Ambrose said it is entirely possible that High Springs could eventually end up like White Springs, in Hamilton County, Fla., where phosphate mining disrupted the water flow of the nearby springs. The nearby waters ultimately vanished, causing economic devastation for the town which once featured eloquent destination hotels.
Ecotourism’s secondary business
Aside from canoe rental shops and similar places, other businesses in High Springs rely on tourist cash.
Lucie Regensdorf, owner of the Grady House, a bed and breakfast in High Springs, estimates that 90 percent of her customers are people coming to see the river and springs.
“Ecotourism is huge here,” she said. “Most people come here for the river.”
Her business had about 1,600 customers in 2011. Her best year was 2008, when she had 1,800 customers, she said.
Regensdorf beleives that if the springs and rivers were not in good condition, people would stop coming to High Springs.
“It would hurt my business and a lot of other businesses in town,” she said. “People who think that rivers are important are going to try and protect them, and hopefully they can prevail and get the city commissions and county commissions to do the right things.”
Dan Mijajlovic, owner of the Springs Diner in High Springs, said that during the summer, he gets around 6,000 customers a month. He estimated that nearly half of those patrons are tourists.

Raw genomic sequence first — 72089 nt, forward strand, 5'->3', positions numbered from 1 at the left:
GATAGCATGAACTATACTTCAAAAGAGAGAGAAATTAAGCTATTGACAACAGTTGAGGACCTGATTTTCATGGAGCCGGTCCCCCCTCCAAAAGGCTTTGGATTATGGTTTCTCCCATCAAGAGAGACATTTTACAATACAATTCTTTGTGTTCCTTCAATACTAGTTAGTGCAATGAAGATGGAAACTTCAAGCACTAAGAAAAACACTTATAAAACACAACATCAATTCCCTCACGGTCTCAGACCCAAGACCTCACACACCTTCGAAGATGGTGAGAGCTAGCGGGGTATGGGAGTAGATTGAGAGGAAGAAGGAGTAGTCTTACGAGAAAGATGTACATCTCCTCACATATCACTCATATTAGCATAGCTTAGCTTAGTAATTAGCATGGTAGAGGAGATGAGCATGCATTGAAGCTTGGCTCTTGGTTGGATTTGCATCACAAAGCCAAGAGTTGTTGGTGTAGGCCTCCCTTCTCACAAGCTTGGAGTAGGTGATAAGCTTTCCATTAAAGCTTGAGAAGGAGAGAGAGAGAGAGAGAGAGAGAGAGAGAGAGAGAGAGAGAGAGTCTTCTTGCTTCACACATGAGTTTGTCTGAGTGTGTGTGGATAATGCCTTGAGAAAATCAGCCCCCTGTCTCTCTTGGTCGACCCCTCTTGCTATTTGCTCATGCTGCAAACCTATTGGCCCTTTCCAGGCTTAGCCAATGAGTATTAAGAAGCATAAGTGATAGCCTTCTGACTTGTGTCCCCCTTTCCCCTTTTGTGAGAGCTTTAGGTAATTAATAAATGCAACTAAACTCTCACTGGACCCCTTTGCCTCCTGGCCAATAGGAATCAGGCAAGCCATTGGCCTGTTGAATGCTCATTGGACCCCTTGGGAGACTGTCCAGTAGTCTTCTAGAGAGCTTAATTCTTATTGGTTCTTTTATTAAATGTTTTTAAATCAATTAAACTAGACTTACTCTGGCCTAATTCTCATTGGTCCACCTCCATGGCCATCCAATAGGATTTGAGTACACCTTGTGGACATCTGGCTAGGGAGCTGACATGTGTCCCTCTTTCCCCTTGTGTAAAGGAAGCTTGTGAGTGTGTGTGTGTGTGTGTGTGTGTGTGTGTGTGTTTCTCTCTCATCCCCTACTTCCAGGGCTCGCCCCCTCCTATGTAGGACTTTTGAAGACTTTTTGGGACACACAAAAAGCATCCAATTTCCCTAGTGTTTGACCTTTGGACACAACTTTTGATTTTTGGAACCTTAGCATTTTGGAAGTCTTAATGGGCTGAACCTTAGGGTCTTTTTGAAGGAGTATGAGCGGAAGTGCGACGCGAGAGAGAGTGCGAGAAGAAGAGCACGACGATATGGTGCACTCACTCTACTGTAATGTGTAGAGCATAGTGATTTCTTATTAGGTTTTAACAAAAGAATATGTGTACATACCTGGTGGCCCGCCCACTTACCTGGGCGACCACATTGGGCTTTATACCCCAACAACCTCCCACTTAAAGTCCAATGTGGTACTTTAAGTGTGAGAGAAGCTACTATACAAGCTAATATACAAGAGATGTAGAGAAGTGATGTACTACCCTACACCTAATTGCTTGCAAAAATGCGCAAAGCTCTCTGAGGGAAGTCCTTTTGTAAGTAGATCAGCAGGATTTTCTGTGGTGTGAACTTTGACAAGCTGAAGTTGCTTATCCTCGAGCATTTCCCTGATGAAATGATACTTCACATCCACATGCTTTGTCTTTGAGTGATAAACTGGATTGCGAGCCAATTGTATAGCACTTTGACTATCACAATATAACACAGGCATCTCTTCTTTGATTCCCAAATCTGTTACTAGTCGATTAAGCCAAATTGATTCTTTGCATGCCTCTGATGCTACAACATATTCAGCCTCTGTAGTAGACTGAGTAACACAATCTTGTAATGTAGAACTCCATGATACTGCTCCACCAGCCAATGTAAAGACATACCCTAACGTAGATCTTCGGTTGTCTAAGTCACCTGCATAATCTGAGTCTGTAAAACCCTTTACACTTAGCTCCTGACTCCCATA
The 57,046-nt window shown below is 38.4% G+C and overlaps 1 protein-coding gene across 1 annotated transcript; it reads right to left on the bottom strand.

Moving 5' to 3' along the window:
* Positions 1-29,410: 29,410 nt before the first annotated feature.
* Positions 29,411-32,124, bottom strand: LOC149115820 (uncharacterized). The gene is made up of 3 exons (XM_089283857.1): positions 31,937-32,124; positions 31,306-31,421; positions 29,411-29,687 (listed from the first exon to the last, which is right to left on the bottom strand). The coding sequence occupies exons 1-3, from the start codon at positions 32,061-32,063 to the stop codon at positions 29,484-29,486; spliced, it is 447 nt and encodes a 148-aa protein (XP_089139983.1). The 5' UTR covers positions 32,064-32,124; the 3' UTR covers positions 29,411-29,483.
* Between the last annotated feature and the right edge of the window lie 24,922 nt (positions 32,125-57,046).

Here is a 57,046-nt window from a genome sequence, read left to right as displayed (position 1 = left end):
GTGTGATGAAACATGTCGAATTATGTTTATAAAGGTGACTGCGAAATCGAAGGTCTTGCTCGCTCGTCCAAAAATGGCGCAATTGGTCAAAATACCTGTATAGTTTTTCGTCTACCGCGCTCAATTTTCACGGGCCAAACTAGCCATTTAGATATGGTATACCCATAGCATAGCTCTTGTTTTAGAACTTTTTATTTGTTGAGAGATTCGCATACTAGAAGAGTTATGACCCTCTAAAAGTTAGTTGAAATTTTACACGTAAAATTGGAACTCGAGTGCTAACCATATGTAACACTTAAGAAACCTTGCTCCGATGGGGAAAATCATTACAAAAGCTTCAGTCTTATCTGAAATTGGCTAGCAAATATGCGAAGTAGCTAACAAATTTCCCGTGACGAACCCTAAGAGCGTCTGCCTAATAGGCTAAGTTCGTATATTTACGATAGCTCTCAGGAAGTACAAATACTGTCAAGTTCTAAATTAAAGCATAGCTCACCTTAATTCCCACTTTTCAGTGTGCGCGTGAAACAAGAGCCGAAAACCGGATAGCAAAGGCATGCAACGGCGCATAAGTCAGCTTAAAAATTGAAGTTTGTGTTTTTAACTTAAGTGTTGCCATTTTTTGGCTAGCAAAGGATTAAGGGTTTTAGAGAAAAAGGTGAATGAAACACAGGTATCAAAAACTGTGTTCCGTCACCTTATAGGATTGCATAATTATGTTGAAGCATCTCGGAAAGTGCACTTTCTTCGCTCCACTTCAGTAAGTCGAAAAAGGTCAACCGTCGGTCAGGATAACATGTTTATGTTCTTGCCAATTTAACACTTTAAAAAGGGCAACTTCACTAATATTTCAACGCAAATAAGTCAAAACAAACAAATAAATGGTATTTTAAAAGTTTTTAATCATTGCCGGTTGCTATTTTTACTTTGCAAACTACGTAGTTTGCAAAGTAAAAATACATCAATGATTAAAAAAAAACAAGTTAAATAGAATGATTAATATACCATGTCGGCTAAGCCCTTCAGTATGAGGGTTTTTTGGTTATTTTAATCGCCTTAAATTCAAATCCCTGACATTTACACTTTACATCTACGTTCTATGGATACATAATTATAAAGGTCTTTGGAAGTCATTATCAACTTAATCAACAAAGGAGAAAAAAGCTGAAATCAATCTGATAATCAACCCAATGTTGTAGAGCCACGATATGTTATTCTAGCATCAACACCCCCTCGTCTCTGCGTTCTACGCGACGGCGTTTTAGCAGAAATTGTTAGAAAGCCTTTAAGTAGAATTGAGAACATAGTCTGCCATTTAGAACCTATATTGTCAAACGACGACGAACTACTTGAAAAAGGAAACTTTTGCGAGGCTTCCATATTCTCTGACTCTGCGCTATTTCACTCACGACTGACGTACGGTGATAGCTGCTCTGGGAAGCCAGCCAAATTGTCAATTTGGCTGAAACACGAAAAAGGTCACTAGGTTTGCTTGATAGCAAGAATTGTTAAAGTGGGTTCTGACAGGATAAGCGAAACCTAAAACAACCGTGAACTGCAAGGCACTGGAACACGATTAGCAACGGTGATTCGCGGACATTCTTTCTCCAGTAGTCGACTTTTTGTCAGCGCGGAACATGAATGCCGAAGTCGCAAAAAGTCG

Opinions by local business owners on the state of the Santa Fe River and local springs have varied. Loog and Ambrose expressed a pessimistic view, while people like Regensdorf and Bryan said things are good.
A senior employee with Ginnie Springs, who did not wish to be identified, said there is no problem with the water conditions in the area. Ben Harris, former park manager for the Suwannee River Wilderness Trail, agrees.
“The water is better than it’s ever been,” he said. Harris said he believes that the springs and rivers all throughout North Florida have been improving.
“The state has made a concerted effort to make sure there is no pollution,” he said.
Harris said lower water levels are caused by a recent drought and fluctuate with the weather.
The big picture
High Springs is just one place that has capitalized on water tourism. There are many other similar towns that benefit from Florida’s scenic rivers and springs.
In its 2011 annual report on the economic impact of springs in the state, the Florida Park Service looked at the direct economic impact of Florida’s springs from 2009 to 2010. It gathered this information by studying how much money tourists spent in nearby areas while visiting the springs.
Blue Springs, near DeLand, Fla., brought nearly $20 million into surrounding areas.
Ichetucknee Springs, northwest of Fort White, Fla., attracted over $7 million dollars into its local economy.
According to the report, the top 15 most popular springs in Florida had a combined economic impact of $114 million that fiscal year.
Jeff Reeves, a diver originally from Michigan, has no complaints about the water at Ginnie Springs. He has been cave diving in Florida since 1991 but only moved to the state five years ago.
‘The diving brought me here,” he said.
He suits up near a spring known as The Devil’s Eye. Reeves said the water looked just as good as it always has.
“This is one of my favorite spots.”
Divers at Ginnie Springs resurfacing after examining the bottom of the spring. Many of the divers present that day were from out-of-state.
A massive algal bloom at the Santa Fe River, taken near the River Rise Preserve State Park. There was very little activity here, especially compared to the more scenic parts of the river.